Taking this advice, I just sent poppy seed swirl cakes and mandel bread from Delancey Dessert Company along with a note of appreciation to the person who has been both helpful and harmful to me. It is my effort to "erase the evil" in my memory.

A Picture From My Family's Shtetl - Week 40

"My Anger Proves That I Am A Total Hypocrite!"

The following is an excerpt from "Kovah Ner Ha-Ma'arovi: A Tribute to Reb Osher Freund, zy"a, on his Sh'loshim, 11 Cheshvan, 5764" written by Rabbi Yisroel Moskowitz:

Rabbi Shmuel Eideles, an elderly Yerushalmi who had been a chassid of the old Bialer Rebbe, zt"l, was a lifelong friend of Reb Osher Freund. He once told me a fascinating anecdote from his youth.

One day, Reb Osher walked into shul looking extremely distraught. To Reb Shmuel's query as to his obvious distress, Reb Osher confessed, "I just realized that my entire avodah is false and worthless! Tzivyah [Reb Osher's rebbetzin, of blessed memory] greatly upset me this morning. I couldn't reason with her, so finally I lost my temper.

"Now, if I really believe what I preach - that everything comes from Hashem, and everything that occurs reflects the Divine intention - how could I get angry at Tzivyah, or be the least bit upset with her? The pain she caused me was solely from Hashem, in order to awaken me from my spiritual sleep. She is a good woman, and surely did not mean it. She was only Hashem's emissary.

"My anger proves that I am a total hypocrite! After years of struggling with myself and preaching emunah and forbearance to others, I realize that I have not changed. I have attained nothing!"

As much as Reb Shmuel tried to appease and calm him, all was in vain.

Finally, Reb Osher became thoughtful silence. Then he declared, "There is only one possible rationale. Maybe Hashem sees that I exhort the chaveirim again and again; sometimes years go by, and I see no change; it seems that I haven't made even a dent in their souls - so I lose patience with them. Therefore, Hashem showed me that I am no better. I, too, have not changed - yet Hashem is patient with me. Similarly, I must never, under any circumstances, lose patience with a chaver!"


The disciples inquired of Rabbi Zeira - On account of which meritorious practice have you attained longevity? He said to them, "I never showed anger in my home."

(Talmud - Megillah 28a)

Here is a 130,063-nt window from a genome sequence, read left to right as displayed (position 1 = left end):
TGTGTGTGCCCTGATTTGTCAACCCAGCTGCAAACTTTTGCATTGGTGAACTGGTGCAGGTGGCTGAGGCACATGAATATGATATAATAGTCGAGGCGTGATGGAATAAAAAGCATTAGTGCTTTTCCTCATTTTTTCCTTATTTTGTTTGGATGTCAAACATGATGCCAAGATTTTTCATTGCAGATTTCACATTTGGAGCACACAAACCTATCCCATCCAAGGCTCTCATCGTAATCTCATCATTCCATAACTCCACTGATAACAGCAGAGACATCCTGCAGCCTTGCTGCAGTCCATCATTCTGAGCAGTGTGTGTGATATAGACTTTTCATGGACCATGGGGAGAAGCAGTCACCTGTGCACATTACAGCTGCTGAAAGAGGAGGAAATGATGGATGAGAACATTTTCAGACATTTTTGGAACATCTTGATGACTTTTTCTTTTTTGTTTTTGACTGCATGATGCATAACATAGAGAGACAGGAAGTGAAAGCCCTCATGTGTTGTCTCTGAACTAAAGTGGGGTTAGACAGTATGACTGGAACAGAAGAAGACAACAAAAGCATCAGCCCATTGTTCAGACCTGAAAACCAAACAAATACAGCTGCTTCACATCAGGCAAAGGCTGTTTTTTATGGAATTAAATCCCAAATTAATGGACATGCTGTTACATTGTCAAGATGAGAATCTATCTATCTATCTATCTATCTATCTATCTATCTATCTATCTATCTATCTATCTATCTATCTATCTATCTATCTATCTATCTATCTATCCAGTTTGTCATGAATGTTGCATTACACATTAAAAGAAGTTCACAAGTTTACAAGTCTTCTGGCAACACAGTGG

Monday, June 12, 2006

Printing Dates & Haskamos

Professor Glen Dynner's book "Men of Silk" cites an 1808 printing of Degel Machaneh Ephraim from Berditchev. Dan Rabinowitz of Seforim, however, noted that Yudlov on the Bibliography of the Hebrew Book states that 1808 Berditchev printing was actually printed around 1820, and that the first printing of Degel Machaneh Ephraim was in Koretz in 1810.

In "Men of Silk", Dynner wrote that haskama of Rebbe Levi Yitzchok of Berditchev to Degel Machaneh Ephraim states,

"While I was passing through the holy community of Stopnica, there came before me the famous hasid, our holy teacher R. Jacob Jehiel, may his light endure (son of the same famous zaddik the late rabbi, genius, our teacher R. Moses Hayyim Ephraim...of Sudzylkow, grandson of the holy man of God, Israel, rabbi of all the sons of the Diaspora, of whom the light from his teachings shines from one end of the world to the other, our holy teacher Israel Ba'al Shem Tov, may his memory be for a blessing). And he took out before me a bundle of documents in which R. Ephraim [of Sudzylkow] was the preacher from the beginning of the teachings to the end."

Although the 1808 printing states that this meeting took place in Stopnica [Poland, Kielce Province], the haskamos in my collection of printings Degel Machaneh Ephraim state that Rebbe Levi Yitzchok of Berditchev met Rabbi Yaakov Yechiel in the town of Stavitch (i.e. Stavysche), located in Ukraine between Kiev and Uman.

Given the fact that the 1808 printing was not really printed in 1808, and the fact that Rebbe Levi Yitzchok of Berditchev and Rabbi Yaakov Yechiel both lived in Ukraine, it seems most likely that this meeting took place in the Ukrainian town of Stavitch.

In another place in "Men of Silk", Dynner wrote in a footnote,

"The printing in Berdyczow suggests that Levi Isaac had a hand in the works publication."

Based upon his haskama it would certainly seem that Rebbe Levi Yitzchok of Berditchev had a role in printing Degel Machaneh Ephraim. Does anyone know exactly what his role was?


If someone thought about doing a mitzvah but was obstructed and could not perform it, Hashem rewards him as if he succeeded.

(Talmud - Kiddushin 40a)

Sunday, June 11, 2006

Two Weeks Old Tomorrow